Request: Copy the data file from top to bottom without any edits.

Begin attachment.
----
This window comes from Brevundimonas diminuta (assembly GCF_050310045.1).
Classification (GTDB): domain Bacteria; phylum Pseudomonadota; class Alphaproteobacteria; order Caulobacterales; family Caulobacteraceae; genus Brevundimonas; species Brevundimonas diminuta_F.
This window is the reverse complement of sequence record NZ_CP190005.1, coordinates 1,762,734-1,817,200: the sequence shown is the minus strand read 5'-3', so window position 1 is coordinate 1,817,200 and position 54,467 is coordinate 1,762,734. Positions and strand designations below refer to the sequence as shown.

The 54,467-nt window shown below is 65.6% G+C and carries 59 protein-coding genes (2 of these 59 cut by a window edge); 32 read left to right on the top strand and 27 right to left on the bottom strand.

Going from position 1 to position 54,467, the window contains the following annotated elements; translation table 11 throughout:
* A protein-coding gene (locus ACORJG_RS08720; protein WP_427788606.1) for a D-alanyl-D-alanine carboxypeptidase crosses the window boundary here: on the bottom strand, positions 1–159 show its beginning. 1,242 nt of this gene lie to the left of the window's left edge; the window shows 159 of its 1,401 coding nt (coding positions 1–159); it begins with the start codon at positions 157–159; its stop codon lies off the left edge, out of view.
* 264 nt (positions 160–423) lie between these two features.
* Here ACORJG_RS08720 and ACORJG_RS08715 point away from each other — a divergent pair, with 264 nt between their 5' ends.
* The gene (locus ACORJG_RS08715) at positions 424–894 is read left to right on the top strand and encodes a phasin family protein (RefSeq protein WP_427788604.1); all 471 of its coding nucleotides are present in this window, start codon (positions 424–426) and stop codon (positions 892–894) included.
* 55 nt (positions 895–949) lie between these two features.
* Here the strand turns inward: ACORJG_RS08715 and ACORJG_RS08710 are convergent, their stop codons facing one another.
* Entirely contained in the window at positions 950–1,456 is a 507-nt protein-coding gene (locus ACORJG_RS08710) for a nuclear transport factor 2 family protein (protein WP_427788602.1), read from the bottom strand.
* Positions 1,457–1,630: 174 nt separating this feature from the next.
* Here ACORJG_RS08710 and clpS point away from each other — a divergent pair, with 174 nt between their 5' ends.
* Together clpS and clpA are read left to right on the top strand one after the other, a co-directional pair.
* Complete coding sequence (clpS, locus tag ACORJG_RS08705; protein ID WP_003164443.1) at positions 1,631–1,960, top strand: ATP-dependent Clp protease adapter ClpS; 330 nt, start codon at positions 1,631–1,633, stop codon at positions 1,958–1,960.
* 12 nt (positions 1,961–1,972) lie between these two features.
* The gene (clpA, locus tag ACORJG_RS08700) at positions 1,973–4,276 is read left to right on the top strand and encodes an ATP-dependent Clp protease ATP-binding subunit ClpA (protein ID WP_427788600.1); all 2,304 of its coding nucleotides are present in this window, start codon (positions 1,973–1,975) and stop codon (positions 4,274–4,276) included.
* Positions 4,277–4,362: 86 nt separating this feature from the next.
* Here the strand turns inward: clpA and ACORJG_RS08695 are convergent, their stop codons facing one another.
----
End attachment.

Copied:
This window comes from Brevundimonas diminuta (assembly GCF_050310045.1).
Classification (GTDB): domain Bacteria; phylum Pseudomonadota; class Alphaproteobacteria; order Caulobacterales; family Caulobacteraceae; genus Brevundimonas; species Brevundimonas diminuta_F.
This window is the reverse complement of sequence record NZ_CP190005.1, coordinates 1,762,734-1,817,200: the sequence shown is the minus strand read 5'-3', so window position 1 is coordinate 1,817,200 and position 54,467 is coordinate 1,762,734. Positions and strand designations below refer to the sequence as shown.

The 54,467-nt window shown below is 65.6% G+C and carries 59 protein-coding genes (2 of these 59 cut by a window edge); 32 read left to right on the top strand and 27 right to left on the bottom strand.

Going from position 1 to position 54,467, the window contains the following annotated elements; translation table 11 throughout:
* A protein-coding gene (locus ACORJG_RS08720; protein WP_427788606.1) for a D-alanyl-D-alanine carboxypeptidase crosses the window boundary here: on the bottom strand, positions 1–159 show its beginning. 1,242 nt of this gene lie to the left of the window's left edge; the window shows 159 of its 1,401 coding nt (coding positions 1–159); it begins with the start codon at positions 157–159; its stop codon lies off the left edge, out of view.
* 264 nt (positions 160–423) lie between these two features.
* Here ACORJG_RS08720 and ACORJG_RS08715 point away from each other — a divergent pair, with 264 nt between their 5' ends.
* The gene (locus ACORJG_RS08715) at positions 424–894 is read left to right on the top strand and encodes a phasin family protein (RefSeq protein WP_427788604.1); all 471 of its coding nucleotides are present in this window, start codon (positions 424–426) and stop codon (positions 892–894) included.
* 55 nt (positions 895–949) lie between these two features.
* Here the strand turns inward: ACORJG_RS08715 and ACORJG_RS08710 are convergent, their stop codons facing one another.
* Entirely contained in the window at positions 950–1,456 is a 507-nt protein-coding gene (locus ACORJG_RS08710) for a nuclear transport factor 2 family protein (protein WP_427788602.1), read from the bottom strand.
* Positions 1,457–1,630: 174 nt separating this feature from the next.
* Here ACORJG_RS08710 and clpS point away from each other — a divergent pair, with 174 nt between their 5' ends.
* Together clpS and clpA are read left to right on the top strand one after the other, a co-directional pair.
* Complete coding sequence (clpS, locus tag ACORJG_RS08705; protein ID WP_003164443.1) at positions 1,631–1,960, top strand: ATP-dependent Clp protease adapter ClpS; 330 nt, start codon at positions 1,631–1,633, stop codon at positions 1,958–1,960.
* 12 nt (positions 1,961–1,972) lie between these two features.
* The gene (clpA, locus tag ACORJG_RS08700) at positions 1,973–4,276 is read left to right on the top strand and encodes an ATP-dependent Clp protease ATP-binding subunit ClpA (protein ID WP_427788600.1); all 2,304 of its coding nucleotides are present in this window, start codon (positions 1,973–1,975) and stop codon (positions 4,274–4,276) included.
* Positions 4,277–4,362: 86 nt separating this feature from the next.
* Here the strand turns inward: clpA and ACORJG_RS08695 are convergent, their stop codons facing one another.